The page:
Farrell v. United States (336 U.S. 511)/Dissent Douglas

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Douglas

United States Supreme Court

336 U.S. 511

Farrell  v.  United States (336 U.S. 511)

 Argued: Jan. 14, 1949. --- Decided: April 4, 1949


Mr. Justice DOUGLAS, with whom Mr. Justice BLACK, Mr. Justice MURPHY and Mr. Justice RUTLEDGE concur, dissenting.

I. Wages.-The articles bound Farrell to a voyage on the vessel which was en route to 'a point in the Atlantic Ocean to the Eastward of Philadelphia and thence to such ports and places in any part of the world as the Master may direct or as may be ordered or directed by the United States Government or any department, commission or agency thereof * * * and back to a final port of discharge in the United States, for a term of time not exceeding 12 (twelve) calendar months.' If this were a coastwise voyage, there would be little question that Farrell could recover his wages for the entire twelve-month period. See Enochasson v. Freeport Sulphur Co., D.C., 7 F.2d 674, 675; Jones v. Waterman S.S.C.orp., 3 Cir., 155 F.2d 992, 996. I agree with Judge Kirkpatrick that the principle of those cases is likewise applicable to foreign voyages. Shields v. United States, D.C., 73 F.Supp. 862 866. Any difference is not apparent. In each the seaman binds himself for the period. The obligation to pay wages should be cotermious with that responsibility. Enochasson v. Freeport Sulphur Co., supra. The number of voyages made is therefore immaterial. It is the extent of the voyage that could be demanded that is controlling.

II. Maintenance and Cure.-Calmar S.S.C.orp. v. Taylor, 303 U.S. 525, 58 S.Ct. 651, 82 L.Ed. 993, involved maintenance and cure [1] for an incurable disease which manifested itself during the seaman's employment but was not caused by it. The Court held that the shipowner's liability ended when the seaman was cured as far as possible, reserving the question whether a different rule would apply if the incapacity arose from the employment. 303 U.S. at page 530, 58 S.Ct. at page 654, 82 L.Ed. 993. The question reserved is now presented, for an injury received on returning to a ship from shore leave is plainly incurred in the service. Aguilar v. Standard Oil Co. of New Jersey, 318 U.S. 724, 63 S.Ct. 930, 87 L.Ed. 1107; Reed v. Canfield, Fed.Cas.No. 11,641. Justice Story was of the view that the ship remained liable until the cure was completed. Reed v. Canfield, supra. That was in 1832. Intervening decisions in the lower courts qualified that view. It was held that the right to maintenance and cure extended to a reasonable time beyond the end of the voyage. [2] The problem of what was a reasonable time remained. The test adopted by the Court is that it extends through the period when the maximum cure within the reach of medical science has been achieved.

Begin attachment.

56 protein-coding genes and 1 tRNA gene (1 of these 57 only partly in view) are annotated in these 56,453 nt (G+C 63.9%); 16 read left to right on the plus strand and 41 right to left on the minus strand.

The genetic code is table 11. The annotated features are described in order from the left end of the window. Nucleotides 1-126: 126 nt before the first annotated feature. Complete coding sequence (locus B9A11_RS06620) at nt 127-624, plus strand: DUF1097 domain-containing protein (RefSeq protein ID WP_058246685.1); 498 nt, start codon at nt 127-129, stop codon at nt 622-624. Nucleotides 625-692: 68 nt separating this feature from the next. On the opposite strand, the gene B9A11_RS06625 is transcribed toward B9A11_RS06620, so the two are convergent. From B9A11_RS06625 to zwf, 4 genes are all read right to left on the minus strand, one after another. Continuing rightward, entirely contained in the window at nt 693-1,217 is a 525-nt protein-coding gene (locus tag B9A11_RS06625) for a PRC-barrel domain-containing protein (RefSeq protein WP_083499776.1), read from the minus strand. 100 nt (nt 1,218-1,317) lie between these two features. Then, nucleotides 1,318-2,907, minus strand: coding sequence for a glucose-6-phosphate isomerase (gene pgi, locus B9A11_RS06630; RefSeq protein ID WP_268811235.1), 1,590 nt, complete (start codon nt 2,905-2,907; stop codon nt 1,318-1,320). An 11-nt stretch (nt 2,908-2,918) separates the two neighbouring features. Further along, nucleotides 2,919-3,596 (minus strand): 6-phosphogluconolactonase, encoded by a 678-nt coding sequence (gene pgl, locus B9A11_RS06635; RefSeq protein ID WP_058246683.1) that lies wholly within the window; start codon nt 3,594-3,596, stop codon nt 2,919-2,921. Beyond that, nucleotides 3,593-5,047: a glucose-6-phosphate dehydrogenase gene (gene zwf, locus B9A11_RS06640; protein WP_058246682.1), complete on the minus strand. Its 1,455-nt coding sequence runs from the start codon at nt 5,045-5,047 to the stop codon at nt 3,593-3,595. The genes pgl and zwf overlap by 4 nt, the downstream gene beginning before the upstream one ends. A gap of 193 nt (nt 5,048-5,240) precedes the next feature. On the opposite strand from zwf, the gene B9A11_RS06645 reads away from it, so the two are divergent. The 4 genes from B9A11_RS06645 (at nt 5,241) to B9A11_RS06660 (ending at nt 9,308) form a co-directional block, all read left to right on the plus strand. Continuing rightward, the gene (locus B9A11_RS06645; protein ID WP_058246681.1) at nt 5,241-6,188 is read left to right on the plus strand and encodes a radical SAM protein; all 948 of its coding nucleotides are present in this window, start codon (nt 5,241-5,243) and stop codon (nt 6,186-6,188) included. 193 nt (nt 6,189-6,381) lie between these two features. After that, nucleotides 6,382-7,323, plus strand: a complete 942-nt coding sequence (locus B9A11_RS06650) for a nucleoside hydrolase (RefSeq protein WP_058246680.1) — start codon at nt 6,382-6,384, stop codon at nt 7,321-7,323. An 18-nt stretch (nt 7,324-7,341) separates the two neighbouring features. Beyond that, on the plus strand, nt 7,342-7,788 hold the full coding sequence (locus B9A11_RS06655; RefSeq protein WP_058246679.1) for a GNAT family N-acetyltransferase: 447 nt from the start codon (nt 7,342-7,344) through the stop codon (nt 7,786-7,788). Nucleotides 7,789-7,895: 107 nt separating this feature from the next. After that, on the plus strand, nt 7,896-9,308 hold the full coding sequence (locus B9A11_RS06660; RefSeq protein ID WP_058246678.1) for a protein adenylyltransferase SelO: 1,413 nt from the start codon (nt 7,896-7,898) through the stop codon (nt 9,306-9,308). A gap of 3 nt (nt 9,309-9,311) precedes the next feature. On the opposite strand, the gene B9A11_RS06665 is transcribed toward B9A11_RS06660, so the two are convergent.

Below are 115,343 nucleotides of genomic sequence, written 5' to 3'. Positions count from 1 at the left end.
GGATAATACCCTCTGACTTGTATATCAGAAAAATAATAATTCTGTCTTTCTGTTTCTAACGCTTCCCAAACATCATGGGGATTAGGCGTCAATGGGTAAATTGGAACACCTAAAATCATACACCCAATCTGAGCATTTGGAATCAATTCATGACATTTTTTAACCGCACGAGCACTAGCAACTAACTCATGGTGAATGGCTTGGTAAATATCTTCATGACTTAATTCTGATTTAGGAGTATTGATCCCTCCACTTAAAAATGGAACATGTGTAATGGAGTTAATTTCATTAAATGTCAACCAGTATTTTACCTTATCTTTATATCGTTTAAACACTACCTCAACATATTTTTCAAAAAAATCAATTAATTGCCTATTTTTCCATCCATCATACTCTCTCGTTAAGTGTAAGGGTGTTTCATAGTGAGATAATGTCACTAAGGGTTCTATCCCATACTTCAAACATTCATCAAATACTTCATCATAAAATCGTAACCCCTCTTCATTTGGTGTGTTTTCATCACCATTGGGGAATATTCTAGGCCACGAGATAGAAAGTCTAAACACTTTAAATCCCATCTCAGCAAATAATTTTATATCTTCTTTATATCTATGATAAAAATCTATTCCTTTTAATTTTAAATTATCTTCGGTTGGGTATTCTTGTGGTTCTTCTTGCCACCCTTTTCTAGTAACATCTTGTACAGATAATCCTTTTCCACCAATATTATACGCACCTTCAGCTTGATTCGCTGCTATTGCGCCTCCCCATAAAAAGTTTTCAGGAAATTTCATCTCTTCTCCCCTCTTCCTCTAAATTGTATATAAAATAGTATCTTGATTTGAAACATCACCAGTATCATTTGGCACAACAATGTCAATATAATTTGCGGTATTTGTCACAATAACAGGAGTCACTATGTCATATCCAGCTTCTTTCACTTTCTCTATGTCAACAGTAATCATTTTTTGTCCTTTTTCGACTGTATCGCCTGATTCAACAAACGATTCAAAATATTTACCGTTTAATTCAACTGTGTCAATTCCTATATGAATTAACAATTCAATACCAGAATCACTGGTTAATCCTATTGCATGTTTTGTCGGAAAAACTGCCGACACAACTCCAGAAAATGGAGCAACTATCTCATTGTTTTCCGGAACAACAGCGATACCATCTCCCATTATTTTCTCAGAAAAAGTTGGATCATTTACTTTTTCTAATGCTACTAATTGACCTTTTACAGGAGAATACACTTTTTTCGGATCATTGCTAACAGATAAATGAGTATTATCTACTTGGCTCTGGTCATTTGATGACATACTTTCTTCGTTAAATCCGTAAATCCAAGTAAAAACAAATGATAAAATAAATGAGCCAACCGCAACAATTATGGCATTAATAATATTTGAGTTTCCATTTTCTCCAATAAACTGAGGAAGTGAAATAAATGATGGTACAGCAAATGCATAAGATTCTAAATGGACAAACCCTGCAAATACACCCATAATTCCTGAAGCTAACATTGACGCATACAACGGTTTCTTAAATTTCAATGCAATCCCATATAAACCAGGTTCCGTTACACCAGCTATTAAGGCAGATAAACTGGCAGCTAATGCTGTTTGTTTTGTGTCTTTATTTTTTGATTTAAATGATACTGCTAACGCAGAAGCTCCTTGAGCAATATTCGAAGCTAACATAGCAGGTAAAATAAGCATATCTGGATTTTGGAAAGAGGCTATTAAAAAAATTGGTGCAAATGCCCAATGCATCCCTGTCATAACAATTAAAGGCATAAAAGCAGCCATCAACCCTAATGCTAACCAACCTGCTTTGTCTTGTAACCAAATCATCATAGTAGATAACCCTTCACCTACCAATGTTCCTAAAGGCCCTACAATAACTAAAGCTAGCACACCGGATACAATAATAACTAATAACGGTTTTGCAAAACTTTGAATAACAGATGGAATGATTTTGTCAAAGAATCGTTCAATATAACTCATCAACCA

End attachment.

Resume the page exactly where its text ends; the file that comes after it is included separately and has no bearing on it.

But that test is not sufficiently discriminating.

Even though a maximum cure has been effected, two entirely different states of being may result when the injured man is left totally disabled.

(1) He may be totally disabled but no longer in need of medical aid to care for the condition created by the injury nor without means of providing maintenance. That is not the present case, at least so far as medical care is concerned. And we need not determine what rights to maintenance and cure one so situated has.

(2) One injured in the service of a ship may not only be permanently disabled after reaching the point of maximum cure. He may also be in need of future medical aid to sustain that condition and be without means of maintenance. These needs may extend to end of life. That is the present case, at least so far as medical care is concerned. [3] In this situation payments to give continuing needed care of wounds have been allowed, even though a maximum cure has been effected. The Josephine & Mary, 1 Cir., 120 F.2d 459, 462, 464. Cf. Saunders v. Luckenbach Co., D.C., 262 F. 845, 847.